Doing the dance of life
Choreographer Malia Johnston has been in charge of the moves at the whacky-but-sophisticated World of Wearable Art (WOW) show since 2002 and it has absorbed the bulk of her talent and time.
"But you have to do other things as well, and bring them to WOW," she says. "You have to go out and look for inspiration all the time and you have to be engaged in what you do."
This year, her big non-WOW project has been Mana Wahine, which she co-choreographed for Okareka Dance Company with its artistic directors Taiaroa Royal and Taane Mete. The all-women show opened in Rotorua last month and is on the road to 11 centres with Wellington performances in mid-August.
Mana Wahine is far from the zany glitz of WOW. It is a serious attempt to distil into dance the essence of women. The catalyst for the production was a story Royal heard from a relative, of a shared ancestor, Te Aokapurangi, a young woman who was captured in battle and taken far from home but who eventually returned to single-handedly save her people from slaughter.
Royal, Johnston says, wanted to make a work exploring female strength and the way women think, not specifically Maori women - "and the work evolved into celebrating those concepts".
The production, she says, "is like a painting to me. It evolves, a show that keeps on unfolding and leads you to a wonderful conclusion. It's very physical".
And Mana Wahine is time out from WOW which has been so all-consuming that it even, years ago, cut short her OE almost before it had begun.
Johnston, 41, who completed a degree in dance at Unitec in Auckland in 1998, first worked for WOW in Nelson in 2001. There was no particular job advertised but she was momentarily at a loose end and sent in a video and a letter, scored an assistant's role, did her best to help the extravaganza onto the stage in style, then set off on her big OE. She never assumed she might be employed again on WOW.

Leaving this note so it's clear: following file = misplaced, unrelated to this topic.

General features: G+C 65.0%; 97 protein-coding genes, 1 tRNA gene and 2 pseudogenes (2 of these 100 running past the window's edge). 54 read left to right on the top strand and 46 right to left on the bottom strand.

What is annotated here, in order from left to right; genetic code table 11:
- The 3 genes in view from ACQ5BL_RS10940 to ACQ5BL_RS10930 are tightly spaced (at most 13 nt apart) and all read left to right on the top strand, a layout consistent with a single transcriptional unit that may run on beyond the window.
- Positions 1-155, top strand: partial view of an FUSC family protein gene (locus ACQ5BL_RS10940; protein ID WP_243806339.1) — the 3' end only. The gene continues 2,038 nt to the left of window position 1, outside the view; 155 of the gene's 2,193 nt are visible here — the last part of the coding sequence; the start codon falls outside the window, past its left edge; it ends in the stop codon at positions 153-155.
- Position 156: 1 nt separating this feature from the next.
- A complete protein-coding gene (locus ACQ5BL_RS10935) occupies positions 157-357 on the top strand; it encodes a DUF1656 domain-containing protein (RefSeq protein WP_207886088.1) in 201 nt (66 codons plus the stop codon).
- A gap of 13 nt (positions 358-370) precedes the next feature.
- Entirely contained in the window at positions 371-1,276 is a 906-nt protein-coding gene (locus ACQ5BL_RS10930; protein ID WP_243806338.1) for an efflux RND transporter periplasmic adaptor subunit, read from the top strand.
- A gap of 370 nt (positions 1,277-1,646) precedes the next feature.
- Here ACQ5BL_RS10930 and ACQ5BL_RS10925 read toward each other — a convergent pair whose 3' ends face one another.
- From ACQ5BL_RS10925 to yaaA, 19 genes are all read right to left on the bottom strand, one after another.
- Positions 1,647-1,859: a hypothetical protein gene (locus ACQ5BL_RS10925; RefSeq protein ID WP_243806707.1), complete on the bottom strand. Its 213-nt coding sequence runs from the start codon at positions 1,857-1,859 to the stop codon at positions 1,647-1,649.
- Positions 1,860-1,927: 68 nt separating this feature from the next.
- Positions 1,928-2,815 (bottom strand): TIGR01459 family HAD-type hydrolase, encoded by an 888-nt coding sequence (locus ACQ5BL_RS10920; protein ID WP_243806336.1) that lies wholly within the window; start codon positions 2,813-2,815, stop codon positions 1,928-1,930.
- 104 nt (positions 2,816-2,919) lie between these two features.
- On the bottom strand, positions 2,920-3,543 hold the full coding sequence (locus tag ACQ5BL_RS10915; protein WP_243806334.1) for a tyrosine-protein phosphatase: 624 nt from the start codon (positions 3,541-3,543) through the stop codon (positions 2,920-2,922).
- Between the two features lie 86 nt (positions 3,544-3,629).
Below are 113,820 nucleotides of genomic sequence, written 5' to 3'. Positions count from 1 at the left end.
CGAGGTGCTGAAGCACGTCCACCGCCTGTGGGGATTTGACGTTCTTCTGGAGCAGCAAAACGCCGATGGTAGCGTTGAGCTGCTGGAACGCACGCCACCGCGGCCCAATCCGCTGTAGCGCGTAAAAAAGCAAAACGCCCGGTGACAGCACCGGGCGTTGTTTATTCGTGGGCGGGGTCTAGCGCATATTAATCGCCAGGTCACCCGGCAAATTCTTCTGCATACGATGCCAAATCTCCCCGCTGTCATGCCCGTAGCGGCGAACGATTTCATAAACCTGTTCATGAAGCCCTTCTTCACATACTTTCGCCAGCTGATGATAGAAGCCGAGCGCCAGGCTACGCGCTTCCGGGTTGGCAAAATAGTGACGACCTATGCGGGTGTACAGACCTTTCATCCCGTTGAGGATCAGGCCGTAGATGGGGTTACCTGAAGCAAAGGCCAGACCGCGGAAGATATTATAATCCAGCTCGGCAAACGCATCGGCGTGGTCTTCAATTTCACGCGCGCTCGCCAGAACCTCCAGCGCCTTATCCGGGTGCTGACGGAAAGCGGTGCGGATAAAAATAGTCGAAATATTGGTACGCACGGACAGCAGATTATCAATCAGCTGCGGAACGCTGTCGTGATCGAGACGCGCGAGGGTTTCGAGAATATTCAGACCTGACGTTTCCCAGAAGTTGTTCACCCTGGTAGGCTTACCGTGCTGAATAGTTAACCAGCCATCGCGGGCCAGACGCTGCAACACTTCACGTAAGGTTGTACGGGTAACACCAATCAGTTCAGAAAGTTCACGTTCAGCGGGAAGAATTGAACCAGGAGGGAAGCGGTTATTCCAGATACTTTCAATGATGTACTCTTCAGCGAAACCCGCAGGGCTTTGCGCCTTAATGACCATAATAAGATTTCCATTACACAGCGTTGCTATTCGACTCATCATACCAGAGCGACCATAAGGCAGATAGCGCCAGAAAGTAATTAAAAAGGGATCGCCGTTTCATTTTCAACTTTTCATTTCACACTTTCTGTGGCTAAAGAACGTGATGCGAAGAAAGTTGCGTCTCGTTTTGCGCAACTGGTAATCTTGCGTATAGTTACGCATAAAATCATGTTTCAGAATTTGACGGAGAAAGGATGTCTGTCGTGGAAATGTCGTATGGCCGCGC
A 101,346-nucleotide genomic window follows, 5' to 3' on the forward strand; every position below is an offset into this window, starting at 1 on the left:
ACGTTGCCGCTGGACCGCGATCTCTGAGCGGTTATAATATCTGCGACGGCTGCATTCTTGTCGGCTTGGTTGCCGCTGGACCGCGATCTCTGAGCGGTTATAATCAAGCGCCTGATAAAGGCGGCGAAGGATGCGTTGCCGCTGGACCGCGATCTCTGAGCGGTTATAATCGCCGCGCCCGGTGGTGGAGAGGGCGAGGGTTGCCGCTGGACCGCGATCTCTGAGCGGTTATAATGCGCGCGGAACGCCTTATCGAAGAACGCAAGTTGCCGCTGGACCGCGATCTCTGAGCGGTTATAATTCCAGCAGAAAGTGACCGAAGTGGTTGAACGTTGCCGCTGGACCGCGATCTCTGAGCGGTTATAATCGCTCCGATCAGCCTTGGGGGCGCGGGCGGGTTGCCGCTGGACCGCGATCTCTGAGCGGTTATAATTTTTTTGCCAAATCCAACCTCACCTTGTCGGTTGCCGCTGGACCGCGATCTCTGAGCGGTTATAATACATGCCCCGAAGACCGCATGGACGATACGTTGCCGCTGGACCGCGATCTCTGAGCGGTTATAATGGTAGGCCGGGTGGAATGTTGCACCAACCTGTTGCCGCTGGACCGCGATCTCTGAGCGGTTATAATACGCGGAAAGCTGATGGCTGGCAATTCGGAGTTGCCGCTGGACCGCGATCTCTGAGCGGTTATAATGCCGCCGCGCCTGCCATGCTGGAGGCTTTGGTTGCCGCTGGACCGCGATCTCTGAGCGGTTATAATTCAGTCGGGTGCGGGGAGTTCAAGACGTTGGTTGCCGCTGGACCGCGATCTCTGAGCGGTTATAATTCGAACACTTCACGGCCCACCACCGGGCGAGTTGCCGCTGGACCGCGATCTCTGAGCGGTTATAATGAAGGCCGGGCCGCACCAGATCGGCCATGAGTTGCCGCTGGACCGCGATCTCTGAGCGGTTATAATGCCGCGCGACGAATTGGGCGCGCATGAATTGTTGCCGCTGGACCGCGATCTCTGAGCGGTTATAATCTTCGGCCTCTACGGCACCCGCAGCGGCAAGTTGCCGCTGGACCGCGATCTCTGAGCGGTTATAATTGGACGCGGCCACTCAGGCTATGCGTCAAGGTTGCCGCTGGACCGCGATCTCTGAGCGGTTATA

She was in Ireland, with London, Italy and Brussels on her list of countries to work and dance in over two or three years, "when the call came asking if I could come home and do a second show".
She came home to be principal choreographer ("I'll do a delayed OE in my 60s, maybe") and found her first show in the role "daunting".
"In Nelson the stage is very long. You're looking at it overall and micro-sections along the way. I had to approach it differently to any other show I'd done. Once I worked it out it clicked into place."
She also had to work with models which she had never done before, and with sets - "and a whole lot of stuff you don't normally have with dance. It was a pretty crazy show. I hadn't worked so hard in my life."
Her now husband, choreographer and dancer Guy Ryan, worked with her. "We were stage managers and directors, just so much. We were going home, downloading the video of the rehearsals. There's much more support since then. It was a really crazy ride and a fantastic community of people and designs.
"I like making it different each year. It is tricky, but it's exciting."
After nearly 14 years of WOW she still makes no assumption about her future there - "given when I first worked for the company it was never a given the relationship would continue. That's how I feel, but since I became artistic director five years ago I have a commitment to the company. With artistic relationships you have to keep your mind open."
Dance has preoccupied Johnston since she was a little girl in a small South Island town where her parents were school teachers. She made up her own dances to the record player in the lounge.
When she was 12 she persuaded her parents to let her learn dancing and caught the bus from North Loburn to Ashburton each week for lessons. In the seventh form, at school in Christchurch, she ran her own jazz dance school.
She had almost finished an arts degree at university when, by chance, she saw a brochure for Unitec's dance course in Auckland. She thought she was too old at 23, applied anyway and got in.
She's since initiated many of her own projects and been commissioned to create work for tertiary dance schools and for Touch Compass Dance Trust and Footnote Dance. WOW, though, has kept her busy for more than a decade. And she still gets first-night nerves.
"They wrack you. You hope for the best and you've done everything you can. There's a lot at stake and anything can happen. It's not a relaxing business."
Mana Wahine, Okareka Dance Company is at Te Whaea Theatre from August 13-16.